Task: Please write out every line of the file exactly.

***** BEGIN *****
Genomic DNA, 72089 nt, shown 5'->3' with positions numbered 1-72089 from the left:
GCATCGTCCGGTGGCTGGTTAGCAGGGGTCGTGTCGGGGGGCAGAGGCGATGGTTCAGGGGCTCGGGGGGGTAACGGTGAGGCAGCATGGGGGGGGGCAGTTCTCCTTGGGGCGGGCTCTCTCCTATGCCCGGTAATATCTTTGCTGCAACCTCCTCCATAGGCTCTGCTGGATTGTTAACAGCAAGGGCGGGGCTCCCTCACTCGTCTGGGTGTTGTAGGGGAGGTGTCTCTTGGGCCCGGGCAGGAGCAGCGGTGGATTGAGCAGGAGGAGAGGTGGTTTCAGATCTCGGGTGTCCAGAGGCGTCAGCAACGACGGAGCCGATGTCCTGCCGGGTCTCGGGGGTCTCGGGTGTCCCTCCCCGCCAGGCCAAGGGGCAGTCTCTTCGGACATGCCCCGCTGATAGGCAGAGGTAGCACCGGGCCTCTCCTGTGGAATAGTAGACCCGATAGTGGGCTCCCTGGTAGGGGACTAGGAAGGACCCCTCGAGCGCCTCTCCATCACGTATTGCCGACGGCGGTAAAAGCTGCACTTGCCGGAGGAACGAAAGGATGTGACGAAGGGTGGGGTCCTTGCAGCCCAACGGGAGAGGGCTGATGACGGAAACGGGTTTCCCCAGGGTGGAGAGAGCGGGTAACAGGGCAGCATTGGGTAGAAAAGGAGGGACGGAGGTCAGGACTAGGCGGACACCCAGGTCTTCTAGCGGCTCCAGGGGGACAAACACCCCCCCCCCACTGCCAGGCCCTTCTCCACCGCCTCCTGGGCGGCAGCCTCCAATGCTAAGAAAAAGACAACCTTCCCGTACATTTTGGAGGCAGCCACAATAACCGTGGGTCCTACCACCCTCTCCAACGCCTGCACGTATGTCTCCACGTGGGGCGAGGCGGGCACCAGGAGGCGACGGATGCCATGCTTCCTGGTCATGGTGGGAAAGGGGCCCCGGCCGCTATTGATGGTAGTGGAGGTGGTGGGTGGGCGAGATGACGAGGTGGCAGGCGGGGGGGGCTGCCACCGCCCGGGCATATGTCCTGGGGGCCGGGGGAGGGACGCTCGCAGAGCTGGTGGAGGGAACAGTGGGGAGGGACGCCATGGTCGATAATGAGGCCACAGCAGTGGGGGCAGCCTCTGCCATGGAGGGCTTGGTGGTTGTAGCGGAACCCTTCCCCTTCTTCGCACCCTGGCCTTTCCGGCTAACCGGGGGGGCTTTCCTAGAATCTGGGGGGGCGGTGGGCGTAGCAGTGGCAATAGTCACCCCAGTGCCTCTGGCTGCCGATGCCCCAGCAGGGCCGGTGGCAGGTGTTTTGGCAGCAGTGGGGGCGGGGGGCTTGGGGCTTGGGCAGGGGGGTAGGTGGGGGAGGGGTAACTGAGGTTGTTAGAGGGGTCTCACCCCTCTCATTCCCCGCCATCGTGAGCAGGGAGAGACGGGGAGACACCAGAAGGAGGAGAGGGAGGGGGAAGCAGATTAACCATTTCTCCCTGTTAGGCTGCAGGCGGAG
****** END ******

Genomic DNA, 72089 nt, shown 5'->3' with positions numbered 1-72089 from the left:
GCATCGTCCGGTGGCTGGTTAGCAGGGGTCGTGTCGGGGGGCAGAGGCGATGGTTCAGGGGCTCGGGGGGGTAACGGTGAGGCAGCATGGGGGGGGGCAGTTCTCCTTGGGGCGGGCTCTCTCCTATGCCCGGTAATATCTTTGCTGCAACCTCCTCCATAGGCTCTGCTGGATTGTTAACAGCAAGGGCGGGGCTCCCTCACTCGTCTGGGTGTTGTAGGGGAGGTGTCTCTTGGGCCCGGGCAGGAGCAGCGGTGGATTGAGCAGGAGGAGAGGTGGTTTCAGATCTCGGGTGTCCAGAGGCGTCAGCAACGACGGAGCCGATGTCCTGCCGGGTCTCGGGGGTCTCGGGTGTCCCTCCCCGCCAGGCCAAGGGGCAGTCTCTTCGGACATGCCCCGCTGATAGGCAGAGGTAGCACCGGGCCTCTCCTGTGGAATAGTAGACCCGATAGTGGGCTCCCTGGTAGGGGACTAGGAAGGACCCCTCGAGCGCCTCTCCATCACGTATTGCCGACGGCGGTAAAAGCTGCACTTGCCGGAGGAACGAAAGGATGTGACGAAGGGTGGGGTCCTTGCAGCCCAACGGGAGAGGGCTGATGACGGAAACGGGTTTCCCCAGGGTGGAGAGAGCGGGTAACAGGGCAGCATTGGGTAGAAAAGGAGGGACGGAGGTCAGGACTAGGCGGACACCCAGGTCTTCTAGCGGCTCCAGGGGGACAAACACCCCCCCCCCACTGCCAGGCCCTTCTCCACCGCCTCCTGGGCGGCAGCCTCCAATGCTAAGAAAAAGACAACCTTCCCGTACATTTTGGAGGCAGCCACAATAACCGTGGGTCCTACCACCCTCTCCAACGCCTGCACGTATGTCTCCACGTGGGGCGAGGCGGGCACCAGGAGGCGACGGATGCCATGCTTCCTGGTCATGGTGGGAAAGGGGCCCCGGCCGCTATTGATGGTAGTGGAGGTGGTGGGTGGGCGAGATGACGAGGTGGCAGGCGGGGGGGGCTGCCACCGCCCGGGCATATGTCCTGGGGGCCGGGGGAGGGACGCTCGCAGAGCTGGTGGAGGGAACAGTGGGGAGGGACGCCATGGTCGATAATGAGGCCACAGCAGTGGGGGCAGCCTCTGCCATGGAGGGCTTGGTGGTTGTAGCGGAACCCTTCCCCTTCTTCGCACCCTGGCCTTTCCGGCTAACCGGGGGGGCTTTCCTAGAATCTGGGGGGGCGGTGGGCGTAGCAGTGGCAATAGTCACCCCAGTGCCTCTGGCTGCCGATGCCCCAGCAGGGCCGGTGGCAGGTGTTTTGGCAGCAGTGGGGGCGGGGGGCTTGGGGCTTGGGCAGGGGGGTAGGTGGGGGAGGGGTAACTGAGGTTGTTAGAGGGGTCTCACCCCTCTCATTCCCCGCCATCGTGAGCAGGGAGAGACGGGGAGACACCAGAAGGAGGAGAGGGAGGGGGAAGCAGATTAACCATTTCTCCCTGTTAGGCTGCAGGCGGAG